Newspaper does not have to comply with open-records law, official rules

TEXAS -- The student newspaper at the University of Texas at Tyler\nwas handed a victory by the state attorney general's office, which\nruled June 19 that the state's open-records law did not require\nthe newspaper to release reporters' notes and recordings from\nan investigation into alleged misconduct by student government\nofficials.

Shortly after The Patriot ran a story March 19 detailing alleged\ncampus election law violations, student government president Aimee\nGriffy filed a state Public Information Act request asking newspaper\neditor Melissa Tresner to turn over materials she compiled during\nher investigation.

Griffy argued that the paper's staff members were state actors\ncovered by the state's open-records law because the paper is funded\nin part through student activity fees.

But Tresner contested the request, claiming that compelling\nher to hand over the material violated her First Amendment newsgathering\nprivilege.

Split Personality

College journalism professors and media advisers often instruct fledgling journalists to go to great lengths to ensure that their stories are accurate and fair.

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\n ''If your mother says she loves you, check it out,'' is a mantra commonly heard in journalism classes nationwide.

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\n But what happens when a school believes that ''checking it out'' conflicts with its disciplinary code?

Editor fights punishment for content decision

GEORGIA -- A student newspaper editor at the Georgia State University has vowed to fight sanctions imposed on him by the administration for choosing not to run certain letters to the editor.

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\n Brad Pilcher, former opinion section editor, and Stephen Ericson, former editor in chief of The Signal, Georgia State's student newspaper, were each given disciplinary probation for violating the ''orderly climate'' and ''freedom of expression'' sections of the code of conduct.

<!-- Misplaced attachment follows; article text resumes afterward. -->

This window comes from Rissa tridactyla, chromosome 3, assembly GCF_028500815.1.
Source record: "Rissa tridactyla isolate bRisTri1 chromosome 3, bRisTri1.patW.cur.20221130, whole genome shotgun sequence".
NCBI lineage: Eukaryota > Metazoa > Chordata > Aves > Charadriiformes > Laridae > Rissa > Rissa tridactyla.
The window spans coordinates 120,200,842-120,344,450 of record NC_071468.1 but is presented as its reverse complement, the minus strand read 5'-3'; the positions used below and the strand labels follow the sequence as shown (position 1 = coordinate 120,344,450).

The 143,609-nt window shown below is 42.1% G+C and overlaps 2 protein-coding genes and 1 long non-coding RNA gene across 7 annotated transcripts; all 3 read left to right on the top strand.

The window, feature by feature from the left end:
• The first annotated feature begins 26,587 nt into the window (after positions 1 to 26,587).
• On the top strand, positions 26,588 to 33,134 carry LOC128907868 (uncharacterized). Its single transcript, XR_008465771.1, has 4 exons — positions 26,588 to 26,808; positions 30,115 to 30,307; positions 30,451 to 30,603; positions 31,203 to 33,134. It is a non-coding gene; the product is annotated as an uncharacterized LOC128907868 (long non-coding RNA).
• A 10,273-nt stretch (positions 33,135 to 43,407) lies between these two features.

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\n Under the terms of their probation, they are prohibited from holding an office or taking an active role in any campus organization for six months.

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\n The punishments came after several Muslim students and Georgia State's Muslim Student Association filed a complaint with the dean of students' office, claiming that the editors discriminated against Muslim, Arab and pro-Palestinian points of view by refusing to print three letters to the editor supporting the Palestinian perspective in the Arab-Israeli conflict.

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\n Pilcher said The Signal did not publish the letters because of space constraints and because they did not meet the paper's stated length and style requirements.

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\n The original complaint also alleged that Ericson, one of the paper's reporters and The Signal itself were responsible for what was described as biased coverage of the Arab-Israeli conflict in the newspaper.

KC Star fights curators for access to audits

MISSOURI -- A state circuit judge denied a newspaper's request in May for immediate disclosure of the University of Missouri System's internal audits.

The Kansas City Star filed a lawsuit against the system's board of curators in 1998 after the board rejected requests for the records, which include all financial, operational, compliance and investigative audits.